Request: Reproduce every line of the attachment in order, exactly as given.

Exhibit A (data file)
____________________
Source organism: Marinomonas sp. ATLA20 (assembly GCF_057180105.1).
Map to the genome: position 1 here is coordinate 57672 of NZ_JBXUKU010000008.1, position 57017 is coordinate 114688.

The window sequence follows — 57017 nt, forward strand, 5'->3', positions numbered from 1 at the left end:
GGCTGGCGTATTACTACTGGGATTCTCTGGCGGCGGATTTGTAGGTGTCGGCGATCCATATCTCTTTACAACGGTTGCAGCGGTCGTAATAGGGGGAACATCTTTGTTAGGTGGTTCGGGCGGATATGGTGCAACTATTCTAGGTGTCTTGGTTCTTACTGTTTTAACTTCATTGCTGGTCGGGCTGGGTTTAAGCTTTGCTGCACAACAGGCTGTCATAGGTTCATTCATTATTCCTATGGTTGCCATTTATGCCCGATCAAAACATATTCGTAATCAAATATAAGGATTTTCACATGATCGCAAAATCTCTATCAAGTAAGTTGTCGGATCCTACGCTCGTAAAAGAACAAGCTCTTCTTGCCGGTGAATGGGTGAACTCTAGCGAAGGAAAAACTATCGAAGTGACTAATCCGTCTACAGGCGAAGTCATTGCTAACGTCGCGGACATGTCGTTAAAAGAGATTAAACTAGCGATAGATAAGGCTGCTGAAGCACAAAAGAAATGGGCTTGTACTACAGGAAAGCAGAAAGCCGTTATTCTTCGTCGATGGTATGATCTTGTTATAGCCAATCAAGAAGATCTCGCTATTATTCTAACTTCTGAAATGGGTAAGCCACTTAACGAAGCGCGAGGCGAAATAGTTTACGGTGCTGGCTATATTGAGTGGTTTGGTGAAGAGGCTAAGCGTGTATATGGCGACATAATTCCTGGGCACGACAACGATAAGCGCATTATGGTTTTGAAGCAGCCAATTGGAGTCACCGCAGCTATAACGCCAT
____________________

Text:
Source organism: Marinomonas sp. ATLA20 (assembly GCF_057180105.1).
Map to the genome: position 1 here is coordinate 57672 of NZ_JBXUKU010000008.1, position 57017 is coordinate 114688.

The window sequence follows — 57017 nt, forward strand, 5'->3', positions numbered from 1 at the left end:
GGCTGGCGTATTACTACTGGGATTCTCTGGCGGCGGATTTGTAGGTGTCGGCGATCCATATCTCTTTACAACGGTTGCAGCGGTCGTAATAGGGGGAACATCTTTGTTAGGTGGTTCGGGCGGATATGGTGCAACTATTCTAGGTGTCTTGGTTCTTACTGTTTTAACTTCATTGCTGGTCGGGCTGGGTTTAAGCTTTGCTGCACAACAGGCTGTCATAGGTTCATTCATTATTCCTATGGTTGCCATTTATGCCCGATCAAAACATATTCGTAATCAAATATAAGGATTTTCACATGATCGCAAAATCTCTATCAAGTAAGTTGTCGGATCCTACGCTCGTAAAAGAACAAGCTCTTCTTGCCGGTGAATGGGTGAACTCTAGCGAAGGAAAAACTATCGAAGTGACTAATCCGTCTACAGGCGAAGTCATTGCTAACGTCGCGGACATGTCGTTAAAAGAGATTAAACTAGCGATAGATAAGGCTGCTGAAGCACAAAAGAAATGGGCTTGTACTACAGGAAAGCAGAAAGCCGTTATTCTTCGTCGATGGTATGATCTTGTTATAGCCAATCAAGAAGATCTCGCTATTATTCTAACTTCTGAAATGGGTAAGCCACTTAACGAAGCGCGAGGCGAAATAGTTTACGGTGCTGGCTATATTGAGTGGTTTGGTGAAGAGGCTAAGCGTGTATATGGCGACATAATTCCTGGGCACGACAACGATAAGCGCATTATGGTTTTGAAGCAGCCAATTGGAGTCACCGCAGCTATAACGCCAT